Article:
Even in a city as renowned for its chocolate as Brussels, Laurent Gerbaud Chocolatier stands out for its originality. I still remember the epiphany I experienced when I first tasted Gerbaud’s cumin-laced chocolate. Cumin is a spice with a robust musky scent and savoury flavour; the idea of blending it into chocolate seemed mad to me, and yet the pairing turned out to be ingenious. The contrast between the voluptuous warmth of Moroccan cumin and the creamy sweetness of the milk chocolate Gerbaud uses to craft his trademark tablettes de chocolat (from €6.95) made for an addictive confection.
Ever since, I’ve returned often to Gerbaud’s boutique on Rue Ravenstein, located close to the Royal Museums of Fine Arts. The space includes a tea room, and wine is also available, but it’s always the chocolate display that draws my attention, with its shiny jewel-like ganaches topped with green pistachios, red cranberries or golden slices of candied pear. I usually start my tasting by asking the staff to surprise me. At the core of the seasonal collection is Gerbaud’s house blend, combining several types of cacao beans to achieve a complex bouquet that needs minimal amounts of sugar. Added to this are bright flavours such as bergamot or apricot in summer, and kumquat or speculoos (spiced gingerbread) in winter. I wait impatiently for autumn to feast on the glazed Izmir figs and the yuzu-perfumed dark-chocolate bars.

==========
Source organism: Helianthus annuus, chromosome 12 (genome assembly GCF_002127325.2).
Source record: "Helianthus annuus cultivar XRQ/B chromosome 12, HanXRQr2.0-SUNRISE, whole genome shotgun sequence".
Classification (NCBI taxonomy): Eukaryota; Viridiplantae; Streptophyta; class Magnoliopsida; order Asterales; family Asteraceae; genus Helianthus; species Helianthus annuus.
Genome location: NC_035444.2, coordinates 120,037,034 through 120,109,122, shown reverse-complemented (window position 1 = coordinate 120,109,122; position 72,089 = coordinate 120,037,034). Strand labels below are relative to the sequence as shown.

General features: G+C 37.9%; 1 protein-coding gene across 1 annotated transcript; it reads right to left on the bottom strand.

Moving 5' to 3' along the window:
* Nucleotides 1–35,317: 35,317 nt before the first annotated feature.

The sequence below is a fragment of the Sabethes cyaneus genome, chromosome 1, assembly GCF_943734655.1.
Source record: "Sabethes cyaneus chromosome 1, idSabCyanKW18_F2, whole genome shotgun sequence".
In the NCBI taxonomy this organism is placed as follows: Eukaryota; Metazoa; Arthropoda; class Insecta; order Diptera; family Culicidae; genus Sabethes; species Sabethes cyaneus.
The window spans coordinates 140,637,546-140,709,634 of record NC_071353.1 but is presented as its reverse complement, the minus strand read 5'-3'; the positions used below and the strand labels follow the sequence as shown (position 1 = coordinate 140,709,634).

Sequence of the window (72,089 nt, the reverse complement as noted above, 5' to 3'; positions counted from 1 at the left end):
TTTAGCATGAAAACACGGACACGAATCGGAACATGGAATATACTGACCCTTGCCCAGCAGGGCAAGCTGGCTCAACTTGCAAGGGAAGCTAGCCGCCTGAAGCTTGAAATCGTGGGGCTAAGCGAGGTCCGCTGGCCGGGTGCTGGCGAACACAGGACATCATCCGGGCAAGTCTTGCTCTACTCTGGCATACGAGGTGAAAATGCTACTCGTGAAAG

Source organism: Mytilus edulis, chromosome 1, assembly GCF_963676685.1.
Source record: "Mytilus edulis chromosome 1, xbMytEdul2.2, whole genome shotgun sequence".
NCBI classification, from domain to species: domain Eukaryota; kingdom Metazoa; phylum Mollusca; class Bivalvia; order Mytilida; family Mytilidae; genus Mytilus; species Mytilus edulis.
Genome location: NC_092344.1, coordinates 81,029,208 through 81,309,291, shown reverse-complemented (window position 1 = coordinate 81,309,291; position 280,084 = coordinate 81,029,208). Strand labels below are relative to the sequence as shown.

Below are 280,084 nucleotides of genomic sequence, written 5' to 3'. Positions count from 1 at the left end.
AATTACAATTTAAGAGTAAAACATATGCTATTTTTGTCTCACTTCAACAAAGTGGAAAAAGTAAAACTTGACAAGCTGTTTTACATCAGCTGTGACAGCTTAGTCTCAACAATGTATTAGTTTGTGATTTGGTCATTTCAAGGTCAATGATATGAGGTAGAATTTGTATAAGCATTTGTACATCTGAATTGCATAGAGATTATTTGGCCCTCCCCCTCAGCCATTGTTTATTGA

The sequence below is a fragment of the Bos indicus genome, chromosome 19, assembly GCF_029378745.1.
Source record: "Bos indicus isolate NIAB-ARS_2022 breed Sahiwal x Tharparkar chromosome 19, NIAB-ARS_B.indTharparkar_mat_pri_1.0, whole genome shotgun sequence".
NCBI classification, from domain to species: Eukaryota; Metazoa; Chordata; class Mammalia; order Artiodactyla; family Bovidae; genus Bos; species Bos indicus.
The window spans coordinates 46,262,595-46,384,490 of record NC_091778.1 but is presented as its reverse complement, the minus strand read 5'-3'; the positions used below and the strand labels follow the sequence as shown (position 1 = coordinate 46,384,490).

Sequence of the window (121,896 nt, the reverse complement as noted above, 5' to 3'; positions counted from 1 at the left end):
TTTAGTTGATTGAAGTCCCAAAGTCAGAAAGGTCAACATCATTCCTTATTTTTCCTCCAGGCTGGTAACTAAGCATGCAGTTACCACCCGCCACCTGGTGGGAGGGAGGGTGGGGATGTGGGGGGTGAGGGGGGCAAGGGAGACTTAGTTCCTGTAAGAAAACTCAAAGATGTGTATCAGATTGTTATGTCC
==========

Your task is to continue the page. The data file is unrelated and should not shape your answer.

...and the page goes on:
I often end up lingering over a plate of ganaches and a glass of sweet white wine (Monbazillac, €7), and leave with at least a couple of chocolate bars – and sometimes a Mondrian set (€1 a piece, in tasting boxes of 15, 35 or 65), divided into squares and rectangles reminiscent of the Dutch painter’s compositions. The flavours range from delicate to intense, but all are delicious.